In my post yesterday, I emphasized the term “real” when referring to the date we went on while Kirsten babysat.  This is because Neal and I disagree a little bit about what a date entails now that we have this little girl in our life.  (Come to think of it, we’ve probably always disagreed considering that I thought our first date was about 2 months earlier than he did, but that is a story for another day.)

Neal believes that he has taken me on a number of dates to art exhibits at the BYU fine arts center, on walks around the neighborhood, to get ice cream — all with Addison strapped to his chest.  He thinks it’s unreasonable for me not to consider these official dates since Addison hardly joins the conversation.

I, on the other hand, feel that if Addison is there, it’s never a date.  I’m always a little on edge, wondering if she’s going to get fussy, hungry, need a diaper change, etc.  Rather, I consider these to be family outings.  Also good, but in a different way.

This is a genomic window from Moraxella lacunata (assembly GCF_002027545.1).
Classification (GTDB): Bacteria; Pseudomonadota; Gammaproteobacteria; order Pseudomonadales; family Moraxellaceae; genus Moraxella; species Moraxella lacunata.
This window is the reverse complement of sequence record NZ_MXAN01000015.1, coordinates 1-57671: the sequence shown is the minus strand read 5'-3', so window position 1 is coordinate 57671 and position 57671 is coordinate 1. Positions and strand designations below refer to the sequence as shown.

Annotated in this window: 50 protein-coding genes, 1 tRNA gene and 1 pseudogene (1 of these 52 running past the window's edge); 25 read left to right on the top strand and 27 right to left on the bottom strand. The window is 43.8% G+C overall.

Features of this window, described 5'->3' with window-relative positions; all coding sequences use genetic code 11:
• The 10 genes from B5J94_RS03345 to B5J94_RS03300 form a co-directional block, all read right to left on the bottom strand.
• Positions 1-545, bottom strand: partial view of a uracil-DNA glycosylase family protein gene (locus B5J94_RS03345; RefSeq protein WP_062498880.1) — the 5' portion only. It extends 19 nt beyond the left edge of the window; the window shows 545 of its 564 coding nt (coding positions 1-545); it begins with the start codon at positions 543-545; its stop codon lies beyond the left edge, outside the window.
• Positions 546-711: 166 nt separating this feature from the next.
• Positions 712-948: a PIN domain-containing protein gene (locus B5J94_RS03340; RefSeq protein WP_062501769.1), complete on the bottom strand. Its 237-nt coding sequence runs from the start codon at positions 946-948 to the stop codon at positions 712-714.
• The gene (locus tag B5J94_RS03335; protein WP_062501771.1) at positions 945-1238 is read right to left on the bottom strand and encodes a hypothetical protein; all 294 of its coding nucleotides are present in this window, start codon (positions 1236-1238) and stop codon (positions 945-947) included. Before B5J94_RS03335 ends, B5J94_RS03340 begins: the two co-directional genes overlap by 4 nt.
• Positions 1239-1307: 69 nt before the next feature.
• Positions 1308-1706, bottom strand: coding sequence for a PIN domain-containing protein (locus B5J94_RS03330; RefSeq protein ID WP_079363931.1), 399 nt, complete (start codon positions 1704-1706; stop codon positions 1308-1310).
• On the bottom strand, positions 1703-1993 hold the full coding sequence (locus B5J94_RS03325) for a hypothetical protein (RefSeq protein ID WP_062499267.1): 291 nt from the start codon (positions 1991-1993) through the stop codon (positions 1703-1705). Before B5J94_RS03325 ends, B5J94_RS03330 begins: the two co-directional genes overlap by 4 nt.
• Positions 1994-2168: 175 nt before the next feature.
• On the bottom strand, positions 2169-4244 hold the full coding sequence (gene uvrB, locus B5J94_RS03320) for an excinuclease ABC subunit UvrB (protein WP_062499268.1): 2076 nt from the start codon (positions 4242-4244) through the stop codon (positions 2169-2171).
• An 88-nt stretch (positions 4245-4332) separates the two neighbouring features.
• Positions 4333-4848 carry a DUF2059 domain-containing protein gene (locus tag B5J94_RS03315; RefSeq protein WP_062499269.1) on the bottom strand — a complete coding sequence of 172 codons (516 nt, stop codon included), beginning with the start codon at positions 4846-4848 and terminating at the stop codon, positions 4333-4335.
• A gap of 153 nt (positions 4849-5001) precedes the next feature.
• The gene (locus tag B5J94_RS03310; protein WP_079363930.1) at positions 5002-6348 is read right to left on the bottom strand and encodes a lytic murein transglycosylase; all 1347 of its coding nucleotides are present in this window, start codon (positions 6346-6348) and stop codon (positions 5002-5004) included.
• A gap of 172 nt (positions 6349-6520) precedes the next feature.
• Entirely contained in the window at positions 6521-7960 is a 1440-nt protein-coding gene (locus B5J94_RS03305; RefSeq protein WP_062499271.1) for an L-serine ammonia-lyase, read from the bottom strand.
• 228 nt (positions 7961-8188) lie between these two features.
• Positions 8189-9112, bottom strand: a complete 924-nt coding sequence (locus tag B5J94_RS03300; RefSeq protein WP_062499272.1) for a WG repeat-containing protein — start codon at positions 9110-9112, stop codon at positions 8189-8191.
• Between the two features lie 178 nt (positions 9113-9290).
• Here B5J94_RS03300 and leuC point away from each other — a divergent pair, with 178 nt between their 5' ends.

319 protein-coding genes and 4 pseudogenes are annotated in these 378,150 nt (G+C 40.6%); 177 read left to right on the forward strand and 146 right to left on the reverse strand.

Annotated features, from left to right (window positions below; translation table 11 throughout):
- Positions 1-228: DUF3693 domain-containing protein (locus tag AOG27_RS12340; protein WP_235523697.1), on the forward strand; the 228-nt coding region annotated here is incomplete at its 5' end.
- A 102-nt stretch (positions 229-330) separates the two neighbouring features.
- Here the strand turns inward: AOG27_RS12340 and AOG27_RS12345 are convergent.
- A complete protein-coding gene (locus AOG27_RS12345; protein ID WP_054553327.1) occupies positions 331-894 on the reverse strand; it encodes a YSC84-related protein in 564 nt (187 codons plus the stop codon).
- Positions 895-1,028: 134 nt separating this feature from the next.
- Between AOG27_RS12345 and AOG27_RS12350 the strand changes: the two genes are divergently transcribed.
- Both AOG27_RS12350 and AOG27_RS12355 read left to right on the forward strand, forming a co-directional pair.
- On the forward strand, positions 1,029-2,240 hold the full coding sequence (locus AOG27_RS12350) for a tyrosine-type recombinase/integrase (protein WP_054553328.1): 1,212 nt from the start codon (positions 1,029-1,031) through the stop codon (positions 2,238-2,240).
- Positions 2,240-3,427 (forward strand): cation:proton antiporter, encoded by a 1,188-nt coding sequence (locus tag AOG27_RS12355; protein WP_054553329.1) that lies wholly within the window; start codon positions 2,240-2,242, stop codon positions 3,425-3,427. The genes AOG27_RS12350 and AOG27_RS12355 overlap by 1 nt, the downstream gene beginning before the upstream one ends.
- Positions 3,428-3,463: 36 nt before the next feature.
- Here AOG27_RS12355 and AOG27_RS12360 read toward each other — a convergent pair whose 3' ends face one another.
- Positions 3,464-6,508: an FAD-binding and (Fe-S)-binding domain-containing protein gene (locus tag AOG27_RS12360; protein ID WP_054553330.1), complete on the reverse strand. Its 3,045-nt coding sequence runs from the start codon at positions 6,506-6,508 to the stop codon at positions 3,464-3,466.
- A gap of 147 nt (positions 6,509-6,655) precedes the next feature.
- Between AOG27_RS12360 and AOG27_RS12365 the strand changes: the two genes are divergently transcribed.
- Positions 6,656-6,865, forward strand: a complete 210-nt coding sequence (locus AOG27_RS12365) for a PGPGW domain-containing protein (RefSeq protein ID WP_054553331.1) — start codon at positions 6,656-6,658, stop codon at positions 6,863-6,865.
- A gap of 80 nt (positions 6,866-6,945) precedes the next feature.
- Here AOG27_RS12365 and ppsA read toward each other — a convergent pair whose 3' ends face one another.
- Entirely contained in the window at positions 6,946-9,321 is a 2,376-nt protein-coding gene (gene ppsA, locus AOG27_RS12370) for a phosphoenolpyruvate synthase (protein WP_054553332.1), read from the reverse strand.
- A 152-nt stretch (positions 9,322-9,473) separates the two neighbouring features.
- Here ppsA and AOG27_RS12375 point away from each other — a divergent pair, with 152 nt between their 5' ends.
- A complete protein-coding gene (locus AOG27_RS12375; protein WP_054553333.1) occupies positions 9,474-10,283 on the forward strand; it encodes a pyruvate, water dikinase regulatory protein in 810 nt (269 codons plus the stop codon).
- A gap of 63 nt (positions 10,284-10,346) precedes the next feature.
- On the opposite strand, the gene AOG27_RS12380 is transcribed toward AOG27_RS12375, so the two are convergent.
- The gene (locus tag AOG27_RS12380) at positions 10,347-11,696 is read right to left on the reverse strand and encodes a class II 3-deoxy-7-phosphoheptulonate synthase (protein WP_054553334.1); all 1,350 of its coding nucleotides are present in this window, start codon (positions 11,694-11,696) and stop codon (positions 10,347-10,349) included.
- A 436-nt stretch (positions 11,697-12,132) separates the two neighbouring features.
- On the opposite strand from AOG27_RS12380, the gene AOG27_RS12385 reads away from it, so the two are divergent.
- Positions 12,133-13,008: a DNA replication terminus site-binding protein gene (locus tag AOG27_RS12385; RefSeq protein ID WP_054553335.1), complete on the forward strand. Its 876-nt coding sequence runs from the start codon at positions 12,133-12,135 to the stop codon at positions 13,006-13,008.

So who’s right here?

And since this is my blog and I can state my case more compellingly if I want, can I just mention that I once had to take a 15-minute nursing break in the middle of said-date?!  And I once had to eat my ice cream in the back seat of the car while Neal drove us home because Addison was getting fussy!!

So give it to us straight . . . who’s the winner?  Neal or Lindsay?

May 17, 2010

My D.C. peeps

Filed under: Family, Motherhood, Personal — llcall @ 6:50 pm

At first it seemed frustrating that Addison stopped napping unless I was holding her.  It felt like I lost my time to eat, shower, get the laundry done, etc.  While I still wish I could do those things more regularly than I do, I’ve been able to reframe the time that she’s napping on me as my blogging time.  If I’m very careful, I can get her and the computer into just the right position to be mildly comfortable.  Now I can think of it as time to blog instead of do housework, guilt-free!